national growth and recovery, but something closer to the losses one would
report after a theft or a car crash. Many Americans instinctively understand
this to be true but, much like when your wife does it with your 300-pound
plumber in the kids' playroom, knowing it and actually watching the whole
scene from start to finish are two very different things. In that spirit, a
brief history of the best 18 months of grifting this country has ever seen:
SWOOP AND SQUAT
most people who have followed the financial crisis know that the bailout of
AIG was actually a bailout of AIG's "counterparties" the big banks like
Goldman to whom the insurance giant owed billions when it went belly up.
less understood is that the bailout of AIG counter-parties like Goldman and
Sociιtι Gιnιrale, a French bank, actually began
before the collapse
of AIG, before the Federal Reserve paid them so much as a dollar. Nor is it
understood that these counterparties actually accelerated the wreck of AIG
in what was, ironically, something very like the old insurance scam known as
"Swoop and Squat," in which a target car is trapped between two perpetrator
vehicles and wrecked, with the mark in the game being the target's insurance
company in this case, the government.
sound far-fetched, but the financial crisis of 2008 was very much caused by
a perverse series of legal incentives that often made failed investments
worth more than thriving ones. Our economy was like a town where everyone
has juicy insurance policies on their neighbors' cars and houses. In such a
town, the driving will be suspiciously bad, and there will be a lot of
the ultimate example of this dynamic. At the height of the housing boom,
Goldman was selling billions in bundled mortgage-backed securities often
toxic crap of the no-money-down, no-identification-needed variety of home
loan to various institutional suckers like pensions and insurance
companies, who frequently thought they were buying investment-grade
instruments. At the same time, in a glaring example of the perverse
incentives that existed and still exist, Goldman was also betting
against those same
sorts of securities a practice that one government investigator compared
to "selling a car with faulty brakes and then buying an insurance policy on
the buyer of those cars."
often "insured" some of this garbage with AIG, using a virtually unregulated
form of pseudo-insurance called credit-default swaps. Thanks in large part
to deregulation pushed by Bob Rubin, former chairman of Goldman, and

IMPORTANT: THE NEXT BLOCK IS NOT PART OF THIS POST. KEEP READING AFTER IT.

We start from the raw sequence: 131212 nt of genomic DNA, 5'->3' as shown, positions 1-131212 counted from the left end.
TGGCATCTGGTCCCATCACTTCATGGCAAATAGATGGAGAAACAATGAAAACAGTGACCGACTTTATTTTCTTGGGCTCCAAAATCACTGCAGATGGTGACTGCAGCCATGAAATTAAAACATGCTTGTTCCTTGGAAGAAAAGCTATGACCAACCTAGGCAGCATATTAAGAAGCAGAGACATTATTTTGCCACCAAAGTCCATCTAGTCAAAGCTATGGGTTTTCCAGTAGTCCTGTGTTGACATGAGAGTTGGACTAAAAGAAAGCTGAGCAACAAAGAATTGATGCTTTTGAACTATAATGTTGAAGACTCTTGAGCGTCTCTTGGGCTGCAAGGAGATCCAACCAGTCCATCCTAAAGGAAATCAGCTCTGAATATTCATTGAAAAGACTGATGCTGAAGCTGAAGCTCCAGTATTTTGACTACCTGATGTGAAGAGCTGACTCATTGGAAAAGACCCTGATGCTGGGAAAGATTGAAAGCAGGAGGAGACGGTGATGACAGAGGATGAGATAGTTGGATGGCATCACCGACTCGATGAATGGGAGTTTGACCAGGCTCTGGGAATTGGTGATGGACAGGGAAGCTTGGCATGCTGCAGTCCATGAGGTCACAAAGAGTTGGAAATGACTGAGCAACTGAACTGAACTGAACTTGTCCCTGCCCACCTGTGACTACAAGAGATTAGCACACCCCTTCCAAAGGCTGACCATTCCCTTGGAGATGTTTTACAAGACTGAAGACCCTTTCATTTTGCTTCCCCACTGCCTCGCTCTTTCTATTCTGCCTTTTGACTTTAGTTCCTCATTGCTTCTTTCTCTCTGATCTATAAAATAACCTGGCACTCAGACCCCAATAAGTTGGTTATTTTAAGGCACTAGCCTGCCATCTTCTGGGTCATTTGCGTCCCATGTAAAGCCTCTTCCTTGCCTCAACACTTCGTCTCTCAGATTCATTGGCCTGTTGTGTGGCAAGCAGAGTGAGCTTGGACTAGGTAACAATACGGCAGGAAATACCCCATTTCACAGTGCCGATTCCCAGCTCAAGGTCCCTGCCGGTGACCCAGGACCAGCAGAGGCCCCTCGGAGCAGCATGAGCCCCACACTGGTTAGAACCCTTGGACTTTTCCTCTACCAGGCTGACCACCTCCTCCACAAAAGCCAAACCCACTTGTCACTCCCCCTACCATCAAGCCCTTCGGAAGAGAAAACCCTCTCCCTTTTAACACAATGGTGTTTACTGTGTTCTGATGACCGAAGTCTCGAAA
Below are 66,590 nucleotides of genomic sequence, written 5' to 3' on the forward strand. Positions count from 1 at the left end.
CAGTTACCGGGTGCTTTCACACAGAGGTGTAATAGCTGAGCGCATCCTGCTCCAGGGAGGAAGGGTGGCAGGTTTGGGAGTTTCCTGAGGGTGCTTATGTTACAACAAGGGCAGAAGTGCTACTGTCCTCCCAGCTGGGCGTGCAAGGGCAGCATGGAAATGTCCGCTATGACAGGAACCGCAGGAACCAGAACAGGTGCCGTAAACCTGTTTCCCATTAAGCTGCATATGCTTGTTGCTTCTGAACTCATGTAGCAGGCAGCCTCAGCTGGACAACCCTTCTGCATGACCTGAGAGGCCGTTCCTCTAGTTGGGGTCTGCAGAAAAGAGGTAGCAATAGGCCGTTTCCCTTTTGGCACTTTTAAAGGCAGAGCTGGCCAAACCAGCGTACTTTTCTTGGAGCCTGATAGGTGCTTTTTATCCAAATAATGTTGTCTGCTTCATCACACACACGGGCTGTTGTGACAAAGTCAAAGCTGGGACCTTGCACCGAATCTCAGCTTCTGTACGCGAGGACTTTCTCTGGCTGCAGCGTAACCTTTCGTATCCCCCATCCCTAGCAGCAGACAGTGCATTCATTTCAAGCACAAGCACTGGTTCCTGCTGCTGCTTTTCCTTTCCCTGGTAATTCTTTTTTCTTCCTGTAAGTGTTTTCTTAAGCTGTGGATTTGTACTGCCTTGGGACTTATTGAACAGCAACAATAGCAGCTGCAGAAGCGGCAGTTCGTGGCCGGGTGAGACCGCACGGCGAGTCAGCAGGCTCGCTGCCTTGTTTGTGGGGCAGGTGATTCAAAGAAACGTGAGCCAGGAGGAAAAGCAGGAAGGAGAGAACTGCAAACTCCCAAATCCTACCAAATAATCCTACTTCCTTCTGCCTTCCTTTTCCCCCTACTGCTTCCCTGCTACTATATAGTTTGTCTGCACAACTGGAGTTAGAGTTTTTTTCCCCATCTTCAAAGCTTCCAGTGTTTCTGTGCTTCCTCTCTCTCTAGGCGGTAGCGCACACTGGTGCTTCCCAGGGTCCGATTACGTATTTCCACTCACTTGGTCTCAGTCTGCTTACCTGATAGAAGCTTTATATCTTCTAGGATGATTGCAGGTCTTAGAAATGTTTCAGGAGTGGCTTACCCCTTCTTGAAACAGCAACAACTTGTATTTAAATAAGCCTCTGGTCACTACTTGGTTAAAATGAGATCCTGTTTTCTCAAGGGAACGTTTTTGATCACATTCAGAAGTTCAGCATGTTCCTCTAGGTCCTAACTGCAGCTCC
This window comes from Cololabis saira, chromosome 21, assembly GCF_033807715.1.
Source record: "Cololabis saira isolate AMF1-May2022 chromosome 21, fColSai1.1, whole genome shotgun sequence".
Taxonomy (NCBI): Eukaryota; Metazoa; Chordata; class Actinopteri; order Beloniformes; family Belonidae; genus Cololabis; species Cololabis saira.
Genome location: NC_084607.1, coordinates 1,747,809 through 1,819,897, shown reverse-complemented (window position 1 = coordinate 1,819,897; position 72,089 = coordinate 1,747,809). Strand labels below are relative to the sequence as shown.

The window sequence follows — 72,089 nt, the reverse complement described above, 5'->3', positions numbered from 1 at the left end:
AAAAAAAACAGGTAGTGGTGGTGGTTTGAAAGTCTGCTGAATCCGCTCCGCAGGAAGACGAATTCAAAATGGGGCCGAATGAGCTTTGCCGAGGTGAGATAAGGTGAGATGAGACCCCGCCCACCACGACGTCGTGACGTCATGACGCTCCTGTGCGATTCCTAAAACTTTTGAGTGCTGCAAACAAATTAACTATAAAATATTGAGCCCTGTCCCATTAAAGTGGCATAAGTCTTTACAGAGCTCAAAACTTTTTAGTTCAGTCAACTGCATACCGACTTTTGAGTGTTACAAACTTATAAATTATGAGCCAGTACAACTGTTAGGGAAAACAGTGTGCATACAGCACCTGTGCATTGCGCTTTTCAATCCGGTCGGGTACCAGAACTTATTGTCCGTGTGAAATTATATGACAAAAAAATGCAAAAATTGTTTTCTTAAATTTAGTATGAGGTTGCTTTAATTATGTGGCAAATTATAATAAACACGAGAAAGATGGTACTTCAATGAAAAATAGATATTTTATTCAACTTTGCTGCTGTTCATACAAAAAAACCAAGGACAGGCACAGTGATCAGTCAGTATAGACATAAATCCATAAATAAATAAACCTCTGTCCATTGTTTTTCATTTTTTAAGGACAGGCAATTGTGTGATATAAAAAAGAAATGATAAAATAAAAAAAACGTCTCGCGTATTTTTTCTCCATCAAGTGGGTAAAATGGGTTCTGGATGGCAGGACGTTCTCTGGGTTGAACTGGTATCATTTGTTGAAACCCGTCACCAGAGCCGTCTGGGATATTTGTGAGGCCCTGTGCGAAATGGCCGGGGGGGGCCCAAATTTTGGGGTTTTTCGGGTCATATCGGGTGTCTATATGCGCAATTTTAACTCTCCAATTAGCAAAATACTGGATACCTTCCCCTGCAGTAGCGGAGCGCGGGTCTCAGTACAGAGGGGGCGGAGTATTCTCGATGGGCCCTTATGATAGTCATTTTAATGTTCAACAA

Treasury secretary under Bill Clinton, AIG wasn't required to actually have
the capital to pay off the deals. As a result, banks like Goldman bought
more than $440 billion worth of this bogus insurance from AIG, a huge blind
bet that the taxpayer ended up having to eat.
the housing bubble went crazy, Goldman made money coming and going. They
made money selling the crap mortgages, and they made money by collecting on
the bogus insurance from AIG when the crap mortgages flopped.
trick for Goldman was: how to
insurance money. As AIG headed into a tailspin that fateful summer of 2008,
it looked like the beleaguered firm wasn't going to have the money to pay
off the bogus insurance. So Goldman and other banks began demanding that AIG
provide them with cash collateral. In the 15 months leading up to the
collapse of AIG, Goldman received $5.9 billion in collateral. Sociιtι
Gιnιrale, a bank holding lots of mortgage-backed crap originally
underwritten by Goldman, received $5.5 billion. These collateral demands
squeezing AIG from two sides were the "Swoop and Squat" that ultimately
crashed the firm. "It put the company into a liquidity crisis," says Eric
Dinallo, who was intimately involved in the AIG bailout as head of the New
York State Insurance Department.
It was a
brilliant move. When a company like AIG is about to die, it isn't supposed
to hand over big hunks of assets to a single creditor like Goldman; it's
supposed to equitably distribute whatever assets it has left among all its
creditors. Had AIG gone bankrupt, Goldman would have likely lost much of the
$5.9 billion that it pocketed as collateral. "Any bankruptcy court that saw
those collateral payments would have declined that transaction as a
fraudulent conveyance," says Barry Ritholtz, the author of
Instead, Goldman and the other counterparties got their money out in advance
putting a torch to what was left of AIG. Fans of the movie
recall Henry Hill and Tommy DeVito taking the same approach to the Bamboo
Lounge nightclub they'd been gouging. Roll the Ray Liotta narration:
"Finally, when there's nothing left, when you can't borrow another buck . .
. you bust the joint out. You light a match."
not? After all, according to the terms of the bailout deal struck when AIG
was taken over by the state in September 2008, Goldman was paid 100 cents on
the dollar on an additional $12.9 billion it was owed by AIG again, money
it almost certainly would not have seen a fraction of had AIG proceeded to a
normal bankruptcy. Along with the collateral it pocketed, that's $19 billion
in pure cash that Goldman would not have "earned" without massive state
intervention. How's that $13.4 billion in 2009 profits looking now? And that
doesn't even include the
direct bailouts of Goldman Sachs and other big banks, which
began in earnest after the collapse of AIG.
usual "DollarStore" or "Big Store" scam popularized in movies like
The Sting a huge
cast of con artists is hired to create a whole fake environment into which